Racers have long identified a critical airflow discrepancy native to all single 4-barrel intake manifolds designed for V8 engines. The problem — whether those manifolds are single- or dual-plane design — is unequal airflow to the front and rear outboard cylinders, due to uneven runner lengths.
This discrepancy alters the volumetric efficiency (VE) curve in the affected cylinders, reducing their power contributions when compared to the inboard cylinders. A few resourceful tricks have been employed to address this problem, including higher rocker-arm ratios on the outboard cylinders, air dams in the manifold plenum and adjusting the ignition timing in different cylinders.
One of the more aggressive and successful solutions is designing camshafts with unique timing specs for the inboard and outboard cylinders. NASCAR engine builders apply this technology with finite accuracy, based on years of dyno testing, sophisticated engine-cycle analysis and hundreds of hours with computer simulation programs. But not everyone has access to unlimited dyno time and proprietary software.
EngineLabs has learned that Comp Cams is bringing this NASCAR-inspired cam-design strategy to the street and grassroots racing and will introduce its revolutionary new 4-Pattern hydraulic roller camshaft at the SEMA Show.
“These are no-punches-held street cams with the most race DNA ever packed into a high-endurance hydraulic roller package,” says Comp engineer Billy Godbold, adding that the cams represent the first use of racing camshaft technology in street engines specifically to balance cylinder-to-cylinder air/fuel distribution.
These new grinds incorporate four different lobe sets specifically designed to equalize airflow between all the runners on contemporary 4-barrel intake manifolds. Matched against a comparable hydraulic roller, the Comp 4-Pattern cams can offer gains of five to 20 horsepower with the bonus of up to 1,000 more useable rpm–a worthy achievement for cams using relatively heavy hydraulic roller lifters.
These 4-Pattern hydraulic rollers are specifically designed for small- and big-block Chevys and small-block Fords utilizing 4-barrel carburetors or center-mounted EFI throttle bodies. The cams are CNC precision ground on steel-billet cores with pressed-on cast-iron distributor gears. Every cam comes with a full Adcole certification report, detailing the lift, duration and lobe separation specs and measurements of all 16 cam lobes and is accurate to 0.00001-inch.
The initial release of cams apply across the performance spectrum (moderate to high performance) for both Chevy’s and Fords, including retrofit versions for existing engines equipped with factory roller cams. Small-block Chevy cams are also offered for .900-inch base-circle requirements in both retrofit and standard hydraulic roller versions to clear the rods in long-stroke applications. All 4-pattern cams have lift values in excess of .600-inch to support the improved high-lift airflow characteristics of modern performance cylinder heads. Catalog listings will offer two distinct timing specs for these cams; one for the inboard cylinders and one for the outboard cylinders. Also, the lobe separation angles are tighter than traditional cams, with the outboard and inboard lobes one degree different to maintain equal overlap.
Unequal-length runner dynamics
The four center runners of any single 4-barrel intake are shorter in length than the four outboard runners. The difference averages about ten percent — enough to create measurable airflow variations between the inboard and outboard cylinders. This leads to disproportionate power production from the airflow deprived cylinders.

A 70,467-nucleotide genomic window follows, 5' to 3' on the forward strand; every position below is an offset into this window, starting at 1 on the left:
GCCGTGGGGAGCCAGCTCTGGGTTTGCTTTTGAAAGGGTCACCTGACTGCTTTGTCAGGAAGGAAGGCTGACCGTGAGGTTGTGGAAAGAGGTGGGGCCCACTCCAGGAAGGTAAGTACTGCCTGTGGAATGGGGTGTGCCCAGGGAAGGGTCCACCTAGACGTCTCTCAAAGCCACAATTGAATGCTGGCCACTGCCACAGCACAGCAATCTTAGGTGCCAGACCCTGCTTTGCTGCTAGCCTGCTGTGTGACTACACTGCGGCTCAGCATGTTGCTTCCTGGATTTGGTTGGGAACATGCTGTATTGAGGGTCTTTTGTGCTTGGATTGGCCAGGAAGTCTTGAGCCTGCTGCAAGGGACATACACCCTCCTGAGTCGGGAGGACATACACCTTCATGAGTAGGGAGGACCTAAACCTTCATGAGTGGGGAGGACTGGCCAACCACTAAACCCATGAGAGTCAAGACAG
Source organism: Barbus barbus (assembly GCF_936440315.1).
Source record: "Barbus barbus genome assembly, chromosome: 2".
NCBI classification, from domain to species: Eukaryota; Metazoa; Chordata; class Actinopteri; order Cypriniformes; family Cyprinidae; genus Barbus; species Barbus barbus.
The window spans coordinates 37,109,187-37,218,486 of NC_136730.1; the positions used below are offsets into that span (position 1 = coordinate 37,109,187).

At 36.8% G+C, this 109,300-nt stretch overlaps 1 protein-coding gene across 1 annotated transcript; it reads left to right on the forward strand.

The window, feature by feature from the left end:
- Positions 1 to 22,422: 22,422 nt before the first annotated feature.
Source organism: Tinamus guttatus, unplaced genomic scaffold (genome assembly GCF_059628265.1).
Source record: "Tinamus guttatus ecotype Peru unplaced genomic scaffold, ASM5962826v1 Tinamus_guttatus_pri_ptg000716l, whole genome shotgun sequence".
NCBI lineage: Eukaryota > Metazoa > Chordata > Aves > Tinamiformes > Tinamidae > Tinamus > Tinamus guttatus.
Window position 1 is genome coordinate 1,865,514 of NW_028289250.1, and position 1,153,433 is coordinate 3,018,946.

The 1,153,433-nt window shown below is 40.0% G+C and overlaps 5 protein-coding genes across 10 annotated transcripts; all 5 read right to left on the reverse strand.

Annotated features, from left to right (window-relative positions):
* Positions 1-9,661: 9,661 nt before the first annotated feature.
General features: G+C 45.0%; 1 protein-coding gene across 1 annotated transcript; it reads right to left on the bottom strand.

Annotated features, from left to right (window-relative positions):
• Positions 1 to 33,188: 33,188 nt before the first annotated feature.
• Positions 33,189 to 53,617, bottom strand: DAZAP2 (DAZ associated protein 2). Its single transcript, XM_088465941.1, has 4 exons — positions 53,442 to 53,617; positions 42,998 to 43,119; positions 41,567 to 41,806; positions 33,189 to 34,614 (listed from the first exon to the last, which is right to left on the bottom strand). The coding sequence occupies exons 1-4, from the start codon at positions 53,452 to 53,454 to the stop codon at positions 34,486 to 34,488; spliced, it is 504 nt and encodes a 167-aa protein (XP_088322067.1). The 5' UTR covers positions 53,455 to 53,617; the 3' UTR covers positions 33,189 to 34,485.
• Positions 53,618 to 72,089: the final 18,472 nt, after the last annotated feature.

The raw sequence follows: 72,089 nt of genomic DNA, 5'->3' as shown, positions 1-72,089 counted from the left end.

By equalizing airflow at all engine speeds, volumetric efficiency is improved with equal performance gains across the full operating range of the engine. Note inflation of the entire torque curve and peak-to-peak gains of eight horsepower in this ZZ4 350ci small-block matching a 4-Pattern cam against a comparable X’treme Energy cam. The test engine had a 9.5:1 compression ratio, single-plane intake manifold with 850cfm Demon carburetor and RHS Pro Elite 228cc CNC-ported heads fitted with Comp springs and rocker arms.
Individual cylinder tuning is required to correct this discrepancy, and it represents a significant path to power. Timing and fuel curves can be individually tailored to balance and increase power on EFI engines, but electronic controls can’t entirely compensate for unequal airflow. In its simplest form, the V8 engine is really just a collection of eight 1-cylinder engines, all racing for the finish line in close formation. Some of the cylinders perform well, but others run out of breath and need help. Those cylinders pulling hard at low rpm will likely drag at higher rpm, due to airflow disparities.
“Engines with sheet-metal, equal-length manifolds, especially those with multiple throttle bodies will not benefit from the 4-pattern technology,” warns Godbold. “Nor would EFI combinations with a large, common plenum and equal-length runners.”
Comp’s 4-Pattern cams can improve specific cylinder-to-cylinder airflow and tailor each cylinder’s individual torque curve (or VE map) to more closely match its companion cylinders, thereby raising the engine’s overall volumetric efficiency (VE) and power.
Single-plane, small-block Chevy runners average about 10 inches long on the outboard runners and nine inches on the inboard runners. Dual-plane runners are slightly longer at 11 and 10 inches, respectively; and the cross-sectional area of the runners are dimensionally fixed in commercially available manifolds. As a rule, cross-sectional area dictates the rpm for peak torque — higher in the power range with shorter runners and lower with longer runners.